A Central California wildfire continues to burn, and has consumed over 30 square miles so far.
The blaze, known as the Mineral Fire, was 30 percent contained as of Friday morning, according to the California Department of Forestry and Fire Protection (Cal Fire).
The wildfire began Monday, though the cause of the fire remains unknown.
It has charred 19,500 acres near Coalinga, California, and is burning in steep, rocky terrain that is difficult to access. According to Cal Fire, containment efforts have been hampered “due to extreme fire behavior which includes rapid uphill and wind driven runs.”
Four structures have been destroyed in the fire, with others threatened — forcing evacuations in Fresno County.
On Wednesday, Cal Fire put out an evacuation order for all residences and businesses within the areas of:
State Highway 198 is closed between Firestone Avenue and the Monterey County line.
Additional evacuations are possible in Fresno County, and parts of neighboring Monterey County.
The San Joaquin Valley Air Pollution Control District also issued a “health caution” for Fresno County. Residents are urged to stay indoors, especially those with asthma or other respiratory health issues.
Officials say that as the fire continues to burn, the smoke could also affect Merced, Madera, and Tulare counties.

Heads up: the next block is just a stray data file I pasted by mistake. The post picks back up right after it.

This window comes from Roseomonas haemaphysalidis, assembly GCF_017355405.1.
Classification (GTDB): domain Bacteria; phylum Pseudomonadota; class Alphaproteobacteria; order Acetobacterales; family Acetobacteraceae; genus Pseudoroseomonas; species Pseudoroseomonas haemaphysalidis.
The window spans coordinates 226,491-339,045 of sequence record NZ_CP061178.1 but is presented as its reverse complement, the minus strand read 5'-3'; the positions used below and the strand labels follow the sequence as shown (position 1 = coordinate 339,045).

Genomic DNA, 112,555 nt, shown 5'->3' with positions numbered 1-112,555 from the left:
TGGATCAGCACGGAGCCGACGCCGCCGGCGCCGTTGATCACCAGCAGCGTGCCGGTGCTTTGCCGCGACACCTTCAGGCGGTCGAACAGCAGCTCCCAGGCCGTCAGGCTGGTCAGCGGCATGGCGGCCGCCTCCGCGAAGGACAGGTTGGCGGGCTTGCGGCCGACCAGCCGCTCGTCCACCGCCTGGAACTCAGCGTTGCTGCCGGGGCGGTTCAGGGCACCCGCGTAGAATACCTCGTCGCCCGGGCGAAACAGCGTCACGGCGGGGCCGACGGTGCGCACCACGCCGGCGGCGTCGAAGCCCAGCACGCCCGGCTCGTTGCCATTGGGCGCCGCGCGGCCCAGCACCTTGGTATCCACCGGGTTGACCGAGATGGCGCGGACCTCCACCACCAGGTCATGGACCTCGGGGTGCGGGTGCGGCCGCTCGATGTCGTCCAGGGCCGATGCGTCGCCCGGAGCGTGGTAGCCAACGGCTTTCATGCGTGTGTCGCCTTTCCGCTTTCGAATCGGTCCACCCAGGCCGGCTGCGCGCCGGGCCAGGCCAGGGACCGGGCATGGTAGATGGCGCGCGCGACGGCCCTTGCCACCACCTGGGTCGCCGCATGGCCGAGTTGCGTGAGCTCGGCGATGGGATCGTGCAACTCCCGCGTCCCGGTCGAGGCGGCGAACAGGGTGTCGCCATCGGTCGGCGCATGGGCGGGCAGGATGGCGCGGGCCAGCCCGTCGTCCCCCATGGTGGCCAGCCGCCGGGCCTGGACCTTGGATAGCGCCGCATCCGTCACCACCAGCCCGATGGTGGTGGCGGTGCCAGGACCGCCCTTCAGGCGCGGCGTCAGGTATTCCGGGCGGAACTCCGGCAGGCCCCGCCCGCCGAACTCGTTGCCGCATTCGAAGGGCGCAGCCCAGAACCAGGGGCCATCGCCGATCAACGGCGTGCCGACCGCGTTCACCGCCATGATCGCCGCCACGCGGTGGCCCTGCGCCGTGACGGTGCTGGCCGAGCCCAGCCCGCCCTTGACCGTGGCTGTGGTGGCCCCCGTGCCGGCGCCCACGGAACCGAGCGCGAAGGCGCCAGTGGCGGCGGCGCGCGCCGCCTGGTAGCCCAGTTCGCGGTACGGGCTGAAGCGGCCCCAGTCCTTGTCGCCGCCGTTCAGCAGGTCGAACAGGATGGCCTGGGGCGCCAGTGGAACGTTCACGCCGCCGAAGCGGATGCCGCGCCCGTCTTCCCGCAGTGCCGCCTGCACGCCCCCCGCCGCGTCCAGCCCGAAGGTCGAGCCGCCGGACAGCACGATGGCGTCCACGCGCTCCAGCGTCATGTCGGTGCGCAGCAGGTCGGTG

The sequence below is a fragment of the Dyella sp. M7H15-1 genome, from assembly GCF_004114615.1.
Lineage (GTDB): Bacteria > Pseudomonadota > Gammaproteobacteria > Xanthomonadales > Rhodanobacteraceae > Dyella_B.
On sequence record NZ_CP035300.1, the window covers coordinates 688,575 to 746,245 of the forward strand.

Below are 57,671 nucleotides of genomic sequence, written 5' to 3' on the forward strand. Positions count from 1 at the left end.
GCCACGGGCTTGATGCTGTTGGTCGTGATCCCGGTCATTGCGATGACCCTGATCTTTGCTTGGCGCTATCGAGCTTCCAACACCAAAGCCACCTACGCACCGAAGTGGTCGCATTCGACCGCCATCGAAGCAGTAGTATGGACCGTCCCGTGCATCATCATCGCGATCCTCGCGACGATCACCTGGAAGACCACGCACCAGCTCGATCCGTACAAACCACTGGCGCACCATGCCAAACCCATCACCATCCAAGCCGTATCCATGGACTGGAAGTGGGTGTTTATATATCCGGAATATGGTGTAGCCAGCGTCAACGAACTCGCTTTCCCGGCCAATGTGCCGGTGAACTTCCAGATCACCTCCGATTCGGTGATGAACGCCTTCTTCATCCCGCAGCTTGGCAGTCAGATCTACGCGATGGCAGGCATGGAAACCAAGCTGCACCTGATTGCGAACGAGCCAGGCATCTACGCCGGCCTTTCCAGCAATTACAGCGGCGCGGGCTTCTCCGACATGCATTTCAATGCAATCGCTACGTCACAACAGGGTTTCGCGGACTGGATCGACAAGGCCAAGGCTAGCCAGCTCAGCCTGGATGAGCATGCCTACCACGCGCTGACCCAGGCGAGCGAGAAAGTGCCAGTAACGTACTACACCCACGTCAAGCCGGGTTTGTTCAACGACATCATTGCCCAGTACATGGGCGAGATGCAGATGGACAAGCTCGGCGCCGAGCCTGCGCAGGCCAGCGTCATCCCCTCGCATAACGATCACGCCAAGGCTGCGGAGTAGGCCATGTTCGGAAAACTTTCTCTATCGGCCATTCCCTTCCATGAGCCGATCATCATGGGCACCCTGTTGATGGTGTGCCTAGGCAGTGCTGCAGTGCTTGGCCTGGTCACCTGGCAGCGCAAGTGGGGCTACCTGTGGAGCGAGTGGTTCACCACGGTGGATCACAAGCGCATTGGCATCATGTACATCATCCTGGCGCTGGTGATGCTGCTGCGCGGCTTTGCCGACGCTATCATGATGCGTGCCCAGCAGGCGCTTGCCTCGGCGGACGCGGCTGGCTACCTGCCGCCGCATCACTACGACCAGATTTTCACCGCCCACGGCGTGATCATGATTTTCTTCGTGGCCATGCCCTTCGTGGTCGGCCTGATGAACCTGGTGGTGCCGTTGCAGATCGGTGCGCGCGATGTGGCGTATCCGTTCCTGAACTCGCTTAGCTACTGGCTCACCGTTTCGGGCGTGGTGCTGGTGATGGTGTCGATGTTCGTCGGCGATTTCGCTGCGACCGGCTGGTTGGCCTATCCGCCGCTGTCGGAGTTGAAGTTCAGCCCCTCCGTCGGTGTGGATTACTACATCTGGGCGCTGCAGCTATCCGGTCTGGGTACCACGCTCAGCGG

The National Weather Service said smoke from the fire was visible over the San Francisco Bay area, as well.
“Unfortunately, we’re in California’s dry season,” said Jon Erdman, senior meteorologist for weather.com. “So there’s no rain in store near the fire.”
Several hundred firefighters are currently trying to contain the blaze. As conditions allow, numerous firefighting air tankers from throughout California are flying fire suppression missions.
“The terrain is extremely steep and very difficult to access, so it is challenging for firefighters,” said Jamie Williams with Cal Fire.
The steep and rugged topography, coupled with temperatures in the upper 90s are continuing to prove difficult.
However, Seth Brown, Battalion Chief of Fresno County Cal Fire, is hopeful.
“At the same time the fire is increasing in size, we are gaining ground with increased containment every day,” said Brown.